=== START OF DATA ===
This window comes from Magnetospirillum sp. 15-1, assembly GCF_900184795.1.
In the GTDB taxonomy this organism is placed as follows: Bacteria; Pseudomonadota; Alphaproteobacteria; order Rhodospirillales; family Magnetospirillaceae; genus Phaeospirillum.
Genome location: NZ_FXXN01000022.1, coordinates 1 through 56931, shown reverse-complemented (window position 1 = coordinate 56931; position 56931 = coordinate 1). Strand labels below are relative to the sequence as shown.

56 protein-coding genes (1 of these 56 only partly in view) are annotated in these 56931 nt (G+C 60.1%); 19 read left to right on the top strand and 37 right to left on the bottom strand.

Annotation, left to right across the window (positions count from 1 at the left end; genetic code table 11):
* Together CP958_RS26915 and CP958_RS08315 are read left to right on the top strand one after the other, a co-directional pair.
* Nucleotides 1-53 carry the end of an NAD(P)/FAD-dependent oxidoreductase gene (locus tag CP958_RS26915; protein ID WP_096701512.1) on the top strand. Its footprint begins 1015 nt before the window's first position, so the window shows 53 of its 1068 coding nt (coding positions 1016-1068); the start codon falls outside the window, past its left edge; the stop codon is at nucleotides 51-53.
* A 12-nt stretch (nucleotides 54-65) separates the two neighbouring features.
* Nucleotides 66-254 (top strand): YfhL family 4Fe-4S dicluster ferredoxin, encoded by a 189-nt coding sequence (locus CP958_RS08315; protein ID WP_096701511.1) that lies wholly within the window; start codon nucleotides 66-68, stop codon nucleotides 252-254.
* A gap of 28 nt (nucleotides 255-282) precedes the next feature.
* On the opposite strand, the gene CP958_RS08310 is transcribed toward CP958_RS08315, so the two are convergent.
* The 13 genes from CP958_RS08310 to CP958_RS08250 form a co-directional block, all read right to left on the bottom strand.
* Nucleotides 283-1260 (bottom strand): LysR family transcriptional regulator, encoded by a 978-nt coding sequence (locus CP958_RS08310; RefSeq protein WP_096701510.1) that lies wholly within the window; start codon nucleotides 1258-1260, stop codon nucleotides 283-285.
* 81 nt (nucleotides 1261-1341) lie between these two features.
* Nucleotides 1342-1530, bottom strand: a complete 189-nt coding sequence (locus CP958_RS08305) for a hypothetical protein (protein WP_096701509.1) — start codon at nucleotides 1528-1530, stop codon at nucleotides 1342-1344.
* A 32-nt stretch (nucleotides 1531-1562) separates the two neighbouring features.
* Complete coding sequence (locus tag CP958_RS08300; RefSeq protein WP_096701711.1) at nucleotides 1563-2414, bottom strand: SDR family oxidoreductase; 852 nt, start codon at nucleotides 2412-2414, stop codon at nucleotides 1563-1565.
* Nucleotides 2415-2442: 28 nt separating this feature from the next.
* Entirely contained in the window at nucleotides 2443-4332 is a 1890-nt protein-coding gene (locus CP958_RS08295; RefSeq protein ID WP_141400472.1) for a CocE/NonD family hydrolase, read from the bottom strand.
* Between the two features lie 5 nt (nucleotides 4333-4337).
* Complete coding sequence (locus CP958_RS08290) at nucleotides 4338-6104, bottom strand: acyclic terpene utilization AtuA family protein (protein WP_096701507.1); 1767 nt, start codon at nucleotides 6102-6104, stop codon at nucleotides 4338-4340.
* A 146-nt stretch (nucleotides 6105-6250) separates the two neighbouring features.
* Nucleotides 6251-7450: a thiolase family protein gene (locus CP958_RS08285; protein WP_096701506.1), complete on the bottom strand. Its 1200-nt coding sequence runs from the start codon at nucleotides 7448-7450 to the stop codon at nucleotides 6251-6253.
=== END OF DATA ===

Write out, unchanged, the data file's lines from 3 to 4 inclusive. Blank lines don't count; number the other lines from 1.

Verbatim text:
Genome location: NZ_FXXN01000022.1, coordinates 1 through 56931, shown reverse-complemented (window position 1 = coordinate 56931; position 56931 = coordinate 1). Strand labels below are relative to the sequence as shown.

56 protein-coding genes (1 of these 56 only partly in view) are annotated in these 56931 nt (G+C 60.1%); 19 read left to right on the top strand and 37 right to left on the bottom strand.